Programmatic Video Complexity Still Baffles The Industry

Marketers are set to triple their investment in programmatic video next year, according to eMarketer, but a substantial flow of dollars doesn’t necessarily mean programmatic video advertising is widely understood. I have written before that  video is still in the early stages and there are serious inefficiencies in video advertising. Others have gone on record saying that quality video is scarce, but the major concern about programmatic video is that it’s still far too complex.

With all of the recent activity in the programmatic space, including Yahoo’s agreement to buy Brightroll, it’s worth taking a closer look at how well people really understand programmatic video today.

Testing their knowledge of  programmatic advertising in our online quiz, more than 3,000 publishers and advertisers scored an average of 76%, or 26 out of 34 questions answered correctly. Clearly, there’s more to be learned, so let’s look at the few topics that had quiz takers stumped.



One question that surprised us was “How long does it take to deliver an ad in an RTB auction to the end user?” Nearly three quarters (73%) of quiz takers believed that the transaction occurs instantly. This shows that many in the industry take the term “real-time” very literally. The truth is, it can take approximately one-third of a second (according to Turn’s "The Life of an Ad" chart)  or longer, depending on the technology layers and media involved with each programmatic transaction. Even with standardization across the advertising ecosystem, latency will persist due to system limitations.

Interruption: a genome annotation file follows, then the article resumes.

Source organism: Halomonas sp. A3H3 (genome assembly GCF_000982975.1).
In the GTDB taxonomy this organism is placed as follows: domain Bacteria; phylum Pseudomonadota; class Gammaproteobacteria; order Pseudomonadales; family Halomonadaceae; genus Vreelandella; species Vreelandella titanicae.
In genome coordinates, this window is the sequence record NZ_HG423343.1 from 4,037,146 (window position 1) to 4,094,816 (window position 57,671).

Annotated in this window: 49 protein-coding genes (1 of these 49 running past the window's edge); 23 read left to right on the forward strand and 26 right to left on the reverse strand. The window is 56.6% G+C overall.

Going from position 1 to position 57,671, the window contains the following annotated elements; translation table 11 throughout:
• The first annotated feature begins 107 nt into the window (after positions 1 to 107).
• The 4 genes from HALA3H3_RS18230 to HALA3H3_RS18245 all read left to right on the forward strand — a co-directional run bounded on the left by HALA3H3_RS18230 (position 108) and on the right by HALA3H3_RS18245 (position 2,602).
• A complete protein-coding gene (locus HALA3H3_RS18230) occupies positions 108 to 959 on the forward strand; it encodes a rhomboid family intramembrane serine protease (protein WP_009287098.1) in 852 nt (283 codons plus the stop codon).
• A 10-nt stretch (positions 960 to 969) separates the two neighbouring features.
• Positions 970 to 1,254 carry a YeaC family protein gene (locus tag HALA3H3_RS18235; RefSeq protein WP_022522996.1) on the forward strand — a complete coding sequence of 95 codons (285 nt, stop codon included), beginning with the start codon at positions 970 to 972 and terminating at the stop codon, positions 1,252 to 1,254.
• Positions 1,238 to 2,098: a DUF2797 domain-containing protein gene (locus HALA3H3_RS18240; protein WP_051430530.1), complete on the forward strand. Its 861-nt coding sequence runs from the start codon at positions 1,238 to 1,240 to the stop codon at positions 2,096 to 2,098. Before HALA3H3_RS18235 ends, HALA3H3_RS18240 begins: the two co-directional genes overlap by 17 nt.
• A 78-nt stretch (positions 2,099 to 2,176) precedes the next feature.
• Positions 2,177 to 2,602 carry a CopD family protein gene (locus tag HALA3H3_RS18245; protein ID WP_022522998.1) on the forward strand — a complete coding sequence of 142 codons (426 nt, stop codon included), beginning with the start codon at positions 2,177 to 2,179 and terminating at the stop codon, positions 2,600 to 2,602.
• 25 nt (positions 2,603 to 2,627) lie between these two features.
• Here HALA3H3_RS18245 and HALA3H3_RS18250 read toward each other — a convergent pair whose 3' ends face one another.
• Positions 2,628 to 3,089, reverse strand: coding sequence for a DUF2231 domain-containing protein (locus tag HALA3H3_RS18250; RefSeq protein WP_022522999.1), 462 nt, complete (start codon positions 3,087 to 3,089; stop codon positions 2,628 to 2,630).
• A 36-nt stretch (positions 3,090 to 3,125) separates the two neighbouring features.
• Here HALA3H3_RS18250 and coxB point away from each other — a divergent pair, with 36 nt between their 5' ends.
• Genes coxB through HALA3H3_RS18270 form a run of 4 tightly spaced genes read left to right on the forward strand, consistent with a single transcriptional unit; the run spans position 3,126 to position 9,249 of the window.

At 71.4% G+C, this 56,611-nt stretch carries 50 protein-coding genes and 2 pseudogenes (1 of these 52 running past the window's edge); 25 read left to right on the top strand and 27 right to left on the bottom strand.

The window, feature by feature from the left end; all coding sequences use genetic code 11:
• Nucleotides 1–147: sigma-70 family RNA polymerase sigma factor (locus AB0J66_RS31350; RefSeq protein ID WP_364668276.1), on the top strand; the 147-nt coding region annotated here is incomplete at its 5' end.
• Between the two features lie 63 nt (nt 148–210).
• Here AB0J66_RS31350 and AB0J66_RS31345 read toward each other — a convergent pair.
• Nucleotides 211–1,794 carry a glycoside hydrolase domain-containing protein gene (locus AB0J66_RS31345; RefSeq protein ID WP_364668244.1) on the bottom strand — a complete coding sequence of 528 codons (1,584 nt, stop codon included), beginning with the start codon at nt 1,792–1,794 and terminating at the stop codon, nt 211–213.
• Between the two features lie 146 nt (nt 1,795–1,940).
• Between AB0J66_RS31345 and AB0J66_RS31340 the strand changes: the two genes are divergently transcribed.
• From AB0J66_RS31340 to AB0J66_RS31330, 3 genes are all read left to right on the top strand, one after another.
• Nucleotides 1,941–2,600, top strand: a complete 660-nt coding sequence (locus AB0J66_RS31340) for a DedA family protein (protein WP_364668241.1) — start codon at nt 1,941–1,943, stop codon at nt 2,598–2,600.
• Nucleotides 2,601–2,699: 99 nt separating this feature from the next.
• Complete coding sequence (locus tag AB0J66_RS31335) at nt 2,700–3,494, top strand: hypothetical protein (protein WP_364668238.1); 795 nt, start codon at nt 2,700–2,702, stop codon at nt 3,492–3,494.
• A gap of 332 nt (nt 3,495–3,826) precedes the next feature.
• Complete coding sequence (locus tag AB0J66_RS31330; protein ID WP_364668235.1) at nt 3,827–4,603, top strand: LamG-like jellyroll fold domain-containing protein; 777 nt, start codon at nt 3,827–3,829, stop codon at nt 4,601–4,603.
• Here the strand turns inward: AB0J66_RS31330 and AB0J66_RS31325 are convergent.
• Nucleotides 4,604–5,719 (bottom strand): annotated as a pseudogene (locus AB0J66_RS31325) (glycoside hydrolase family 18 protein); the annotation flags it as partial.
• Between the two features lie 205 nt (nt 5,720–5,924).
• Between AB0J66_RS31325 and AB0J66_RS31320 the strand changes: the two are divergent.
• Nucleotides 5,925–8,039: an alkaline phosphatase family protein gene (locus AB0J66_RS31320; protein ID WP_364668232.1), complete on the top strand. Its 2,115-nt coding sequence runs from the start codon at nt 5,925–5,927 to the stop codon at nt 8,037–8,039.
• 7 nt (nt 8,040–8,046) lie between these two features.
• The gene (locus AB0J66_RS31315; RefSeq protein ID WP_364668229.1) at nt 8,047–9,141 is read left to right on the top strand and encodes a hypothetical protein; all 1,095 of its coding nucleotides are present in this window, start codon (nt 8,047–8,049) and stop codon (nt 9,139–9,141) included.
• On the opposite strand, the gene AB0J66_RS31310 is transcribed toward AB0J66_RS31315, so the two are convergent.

Another frequently missed question asked how bid pricing impacts impression volume and session depths. While this is a more technical and nuanced question, only 42% of respondents selected the correct answer, which is that advertisers with the highest bids typically yield higher impressions and lower session depths. 

This is a result of how frequency capping impacts winning bids in an RTB auction, and these incorrect answers show that many do not understand the correlation between the tactic of frequency capping and session depth. Consumers see dozens of ads in their online sessions, with the highest bidders typically winning impressions early in the sessions. Once the frequency cap is hit, the next highest bidding advertiser begins winning impressions as the session goes deeper.

Terminology also tripped up many quiz takers, including one question that asked them to define an “ad tag,” as well as two questions about deduplication and the process that allows DSPs and SSPs to communicate unique ID info.

Low scores on more technical questions underscored the wider issue, which is that programmatic is still in a relatively nascent stage, which has led to many companies simply inventing their own language. For additional proof, look at the confusion swirling around “programmatic premium” and “programmatic direct,”  two terms sometimes used interchangeably.

Buyers and sellers are just beginning to look towards industry associations like the IAB for definition and standardization. The IAB is creating a “glossary/wiki” of terms, while MediaPost has started compiling an industry Wiki to build foundational understanding for programmatic marketers.

Programmatic video is set to grow exponentially, but it’s clear that the ecosystem of buyers, sellers and technology platforms is still getting its educational footing.  Programmatic is shaping a more efficient and effective online video marketplace, but the industry needs to lay a foundation of consistent understanding to build on. The industry has a passing grade right now, but let’s get those quiz scores above 90%.

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